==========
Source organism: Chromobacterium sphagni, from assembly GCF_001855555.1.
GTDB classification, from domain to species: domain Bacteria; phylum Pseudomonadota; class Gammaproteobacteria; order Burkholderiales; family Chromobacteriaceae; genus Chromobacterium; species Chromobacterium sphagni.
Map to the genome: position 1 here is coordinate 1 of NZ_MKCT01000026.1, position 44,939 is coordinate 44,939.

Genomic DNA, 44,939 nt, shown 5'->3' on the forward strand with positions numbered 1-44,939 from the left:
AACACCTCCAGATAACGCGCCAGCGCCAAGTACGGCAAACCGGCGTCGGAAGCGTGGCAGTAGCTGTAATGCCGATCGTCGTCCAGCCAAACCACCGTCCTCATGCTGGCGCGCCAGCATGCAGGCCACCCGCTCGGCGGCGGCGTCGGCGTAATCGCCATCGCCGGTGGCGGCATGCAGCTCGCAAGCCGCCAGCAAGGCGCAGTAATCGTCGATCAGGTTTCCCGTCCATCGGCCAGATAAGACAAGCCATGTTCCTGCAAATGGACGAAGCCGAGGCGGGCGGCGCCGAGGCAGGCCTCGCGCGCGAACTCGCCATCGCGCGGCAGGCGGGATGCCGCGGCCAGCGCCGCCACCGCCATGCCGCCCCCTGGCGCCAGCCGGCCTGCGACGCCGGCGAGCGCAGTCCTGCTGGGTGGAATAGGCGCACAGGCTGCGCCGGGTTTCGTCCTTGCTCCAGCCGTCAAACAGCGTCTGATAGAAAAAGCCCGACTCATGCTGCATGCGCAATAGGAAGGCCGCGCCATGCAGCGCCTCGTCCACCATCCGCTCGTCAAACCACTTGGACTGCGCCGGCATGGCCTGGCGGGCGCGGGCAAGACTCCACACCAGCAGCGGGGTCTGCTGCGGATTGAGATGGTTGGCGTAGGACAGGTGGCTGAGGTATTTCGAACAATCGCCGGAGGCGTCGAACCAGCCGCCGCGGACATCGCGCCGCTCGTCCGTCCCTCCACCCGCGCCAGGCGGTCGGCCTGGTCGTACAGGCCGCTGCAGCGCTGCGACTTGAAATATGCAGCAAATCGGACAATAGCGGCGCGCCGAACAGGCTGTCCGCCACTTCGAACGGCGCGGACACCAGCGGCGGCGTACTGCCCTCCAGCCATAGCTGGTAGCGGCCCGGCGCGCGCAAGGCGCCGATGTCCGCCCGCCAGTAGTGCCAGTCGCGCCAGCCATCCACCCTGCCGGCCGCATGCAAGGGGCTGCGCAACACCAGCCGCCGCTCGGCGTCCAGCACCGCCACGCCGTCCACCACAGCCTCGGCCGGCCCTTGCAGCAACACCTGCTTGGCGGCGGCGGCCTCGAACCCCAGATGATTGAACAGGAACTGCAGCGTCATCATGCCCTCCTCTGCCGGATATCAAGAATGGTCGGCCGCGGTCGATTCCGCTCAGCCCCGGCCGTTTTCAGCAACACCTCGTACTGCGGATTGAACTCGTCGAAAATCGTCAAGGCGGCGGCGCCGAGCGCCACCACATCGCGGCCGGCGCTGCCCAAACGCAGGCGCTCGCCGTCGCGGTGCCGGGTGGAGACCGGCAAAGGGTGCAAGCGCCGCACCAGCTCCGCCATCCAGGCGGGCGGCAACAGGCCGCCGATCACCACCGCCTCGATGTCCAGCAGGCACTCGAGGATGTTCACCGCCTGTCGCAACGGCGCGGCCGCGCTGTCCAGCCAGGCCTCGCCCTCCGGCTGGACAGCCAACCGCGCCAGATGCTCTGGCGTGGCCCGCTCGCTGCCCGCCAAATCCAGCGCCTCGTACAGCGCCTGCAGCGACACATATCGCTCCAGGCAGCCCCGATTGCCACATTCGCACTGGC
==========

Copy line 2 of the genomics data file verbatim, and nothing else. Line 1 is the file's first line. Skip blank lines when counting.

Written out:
GTDB classification, from domain to species: domain Bacteria; phylum Pseudomonadota; class Gammaproteobacteria; order Burkholderiales; family Chromobacteriaceae; genus Chromobacterium; species Chromobacterium sphagni.